Jennifer Tilly: Little voice, big talent

She has made a career out of playing comical, squeaky bimbos, but Jennifer Tilly is no fool, finds Tiffany Rose

Jennifer Tilly has so perfected playing the airhead that I half-expect to encounter this persona when we meet. In fact, I quickly discover ditz is far from her make-up. OK, her breathy, high-octave voice may suggest she can be a bit on the scatterbrained side, but really she's a very smart cookie, and that voice has turned out to be a Hollywood blessing in disguise.

Jennifer Tilly has so perfected playing the airhead that I half-expect to encounter this persona when we meet. In fact, I quickly discover ditz is far from her make-up. OK, her breathy, high-octave voice may suggest she can be a bit on the scatterbrained side, but really she's a very smart cookie, and that voice has turned out to be a Hollywood blessing in disguise.

Her impressive credits range fromplaying the aspiring singer who massacres "The Candy Man" in The Fabulous Baker Boys, to the helium-toned aerobics instructor in Made in America, to her Oscar-nominated performance as Olive Neal, the gangster's moll dying to be a chorus girl in Woody Allen's Bullets Over Broadway. The fortysomething (her age is a another Tinseltown enigma) star has created a new face for the dim chick. But there is no question that she has brains. While many of her Eighties counterparts have disappeared, Tilly has enjoyed over 20 years in showbiz.

At our early-morning rendezvous in the lobby of the Sutton Place Hotel, Toronto, Tilly is glowing.She is oblivious to the admiring glances from onlookers, who clearly recognise "that face" but are having trouble placing it. "They're probably thinking, 'Did we go to college together? Were you a bridesmaid at my first husband's wedding?' or something," she muses.

Tilly, who owes her exotic looks toher Chinese/Native American blood, always knew she would carve out a career as a character actress. "When I arrived in Hollywood, my first job was working on the set of Vanities [a stage drama by Jack Heifner], which was my favourite play at school," she purrs. "The director told my dad afterwards that I was going to have a hard time getting started, because of my unique voice and personality, meaning I couldn't be dropped into a small part.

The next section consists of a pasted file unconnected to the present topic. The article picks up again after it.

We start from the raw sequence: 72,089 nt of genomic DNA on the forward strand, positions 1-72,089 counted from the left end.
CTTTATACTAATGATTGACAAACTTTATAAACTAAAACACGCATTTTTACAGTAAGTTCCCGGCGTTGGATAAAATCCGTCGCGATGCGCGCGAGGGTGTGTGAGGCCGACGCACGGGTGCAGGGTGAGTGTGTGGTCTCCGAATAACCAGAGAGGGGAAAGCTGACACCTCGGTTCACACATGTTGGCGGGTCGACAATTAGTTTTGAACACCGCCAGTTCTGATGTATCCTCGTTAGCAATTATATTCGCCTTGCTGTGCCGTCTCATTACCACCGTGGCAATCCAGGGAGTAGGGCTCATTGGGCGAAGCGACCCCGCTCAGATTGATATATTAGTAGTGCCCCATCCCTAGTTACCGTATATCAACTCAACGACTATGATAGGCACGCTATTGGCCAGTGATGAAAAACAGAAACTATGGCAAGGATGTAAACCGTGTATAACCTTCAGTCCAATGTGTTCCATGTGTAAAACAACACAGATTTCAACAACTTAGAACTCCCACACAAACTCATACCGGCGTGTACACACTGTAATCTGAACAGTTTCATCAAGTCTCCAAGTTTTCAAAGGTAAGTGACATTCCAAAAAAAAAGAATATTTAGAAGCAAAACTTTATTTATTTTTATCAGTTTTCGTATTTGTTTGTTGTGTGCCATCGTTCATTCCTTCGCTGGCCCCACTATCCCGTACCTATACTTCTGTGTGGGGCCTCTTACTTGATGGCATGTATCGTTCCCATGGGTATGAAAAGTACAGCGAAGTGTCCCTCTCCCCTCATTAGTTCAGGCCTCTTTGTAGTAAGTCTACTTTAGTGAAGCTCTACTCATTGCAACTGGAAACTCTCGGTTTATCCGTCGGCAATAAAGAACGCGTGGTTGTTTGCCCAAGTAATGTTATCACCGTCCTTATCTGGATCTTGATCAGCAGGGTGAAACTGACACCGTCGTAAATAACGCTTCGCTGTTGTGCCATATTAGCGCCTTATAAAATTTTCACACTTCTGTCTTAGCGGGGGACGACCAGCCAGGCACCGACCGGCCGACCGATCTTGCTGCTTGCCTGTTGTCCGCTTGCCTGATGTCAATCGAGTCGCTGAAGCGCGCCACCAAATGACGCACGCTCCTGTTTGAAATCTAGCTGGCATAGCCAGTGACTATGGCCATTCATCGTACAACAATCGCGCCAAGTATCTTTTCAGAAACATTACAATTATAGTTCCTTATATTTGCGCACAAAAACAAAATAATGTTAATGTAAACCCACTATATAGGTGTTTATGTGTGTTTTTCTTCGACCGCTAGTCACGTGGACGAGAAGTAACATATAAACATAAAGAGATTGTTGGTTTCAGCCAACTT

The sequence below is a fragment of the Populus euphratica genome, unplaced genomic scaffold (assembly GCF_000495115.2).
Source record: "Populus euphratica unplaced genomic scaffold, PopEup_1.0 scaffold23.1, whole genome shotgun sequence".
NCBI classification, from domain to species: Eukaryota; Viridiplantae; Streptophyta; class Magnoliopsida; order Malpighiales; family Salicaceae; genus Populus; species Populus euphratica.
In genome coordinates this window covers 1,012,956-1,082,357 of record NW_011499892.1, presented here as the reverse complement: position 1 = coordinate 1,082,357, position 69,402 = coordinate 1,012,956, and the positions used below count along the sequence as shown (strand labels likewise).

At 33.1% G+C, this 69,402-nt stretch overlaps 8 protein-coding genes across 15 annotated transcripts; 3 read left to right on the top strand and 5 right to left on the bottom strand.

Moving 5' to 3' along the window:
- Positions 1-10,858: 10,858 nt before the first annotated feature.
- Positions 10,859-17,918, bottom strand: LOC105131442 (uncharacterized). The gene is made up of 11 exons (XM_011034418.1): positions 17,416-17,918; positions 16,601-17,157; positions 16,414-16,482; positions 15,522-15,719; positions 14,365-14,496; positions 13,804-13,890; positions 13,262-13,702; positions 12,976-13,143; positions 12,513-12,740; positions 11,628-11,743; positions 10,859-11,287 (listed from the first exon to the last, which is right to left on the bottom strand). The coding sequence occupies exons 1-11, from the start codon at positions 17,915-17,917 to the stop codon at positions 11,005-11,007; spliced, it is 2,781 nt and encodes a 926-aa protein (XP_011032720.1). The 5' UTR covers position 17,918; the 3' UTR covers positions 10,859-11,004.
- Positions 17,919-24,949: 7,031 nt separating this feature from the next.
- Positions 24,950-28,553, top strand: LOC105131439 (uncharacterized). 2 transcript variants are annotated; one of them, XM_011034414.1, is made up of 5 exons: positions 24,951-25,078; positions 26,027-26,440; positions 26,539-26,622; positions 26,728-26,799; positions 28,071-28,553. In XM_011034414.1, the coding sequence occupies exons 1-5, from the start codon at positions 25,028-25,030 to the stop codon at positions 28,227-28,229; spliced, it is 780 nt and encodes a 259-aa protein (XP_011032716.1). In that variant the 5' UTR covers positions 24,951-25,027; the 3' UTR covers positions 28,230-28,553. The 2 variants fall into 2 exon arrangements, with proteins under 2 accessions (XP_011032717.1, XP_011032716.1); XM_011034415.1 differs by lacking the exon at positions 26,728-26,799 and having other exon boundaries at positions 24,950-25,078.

"He said: 'If Jennifer walks on the set with one line: 'Would you like some coffee?' and then leaves, everyone will be going: 'What's going on with that coffee person? When is she coming back? I know she must have a big part, because she's wacky. She has a funny voice!"

The director was right. With a larger-than-life presence, Tilly deserves her own sitcom. She has the ballsiness of a modern-day Mae West, the come-hither sex appeal of Jessica Rabbit and the sharp tongue of Ruby Wax.

"It was my speech teacher in college who first pointed out that that I had a really strange voice," she says. "He told me that he wasn't going to train me out of it, as it could be my ticket to stardom. And it has worked for me, because I've heard people say: 'The minute I heard you speak, I knew I had to put you in my movie.' But then again, I've also heard through the grapevine that some directors have screamed: 'No way is that voice going to be in my movie!'" She giggles: "On the first day of filming, some directors have tried to get me to do another voice, and I'm like: 'I can't do another voice. I'm sorry, I just can't!' But you'll notice if I'm playing a woman who's not so bright, her voice will be more breathy and slower, and if I play a woman who's more grounded, her voice is a lot lower."

Over the years Tilly may have lost leading parts to bigger-name actresses, but sticking to her guns has paid off. In Bound, co-starring Gina Gershon and made by the Wachowksi brothers (best known for the Matrix films), Tilly plays Violet, a double-dealing bisexual with a voice of silk, nerves of steel and a penchant for ladies in leather. The role won her an enthusiastic gay and lesbian following.

"All of a sudden, I noticed a lot of gay men flouncing around me, and I thought, 'Eh?' That's why I have problems finding a guy, I'm always running around with gay men!" she smiles. "Sometimes if you play somebody who's larger than life, and if you're a border-line drag queen yourself, you pick up gay fans. After Bound I picked up a lesbian following, too.

"A gay fanbase is the best kind to have, because on a whole they are very strong, intelligent and educated. And they are usually loyal and adoring. They are not afraid to run up and throw their arms around me, and tell me how much they love me. After all, everybody needs love."

However, her gay fans may be a little disappointed in Tilly's latest independent comedy, Saint Ralph, in which she plays a nurse. Her character was originally intended to be a lesbian, but her sexual persuasion was edited out in post production. "The film is set in 1954, and I had suggestive scenes with another nurse," she explains matter-of-factly. "The director decided to cut them out as it distracted from the main story."

Written and directed by Michael McGowan, Saint Ralph tells the unlikely story of Ralph Walker, a young, rebellious Catholic boy whose mother is in a coma. In a bid to create a miracle that he believes will bring her back to health, Ralph sets out to win the 1959 Boston marathon, and outruns everyone's expectations. Tilly is a believer in miracles. "I don't think any have happened to me, but I do feel a greater presence looking over me, like an angel," she nods.

"I think it's a miracle that I've come this far in my career. I love it when people shout out 'We love you!' across the street. It makes my day. Besides, who knew I'd have lesbians proposing? They tell me, 'You know, if you ever want to switch over, I'm available!' With my love life lately, sometimes I wish I was batting for the other side."

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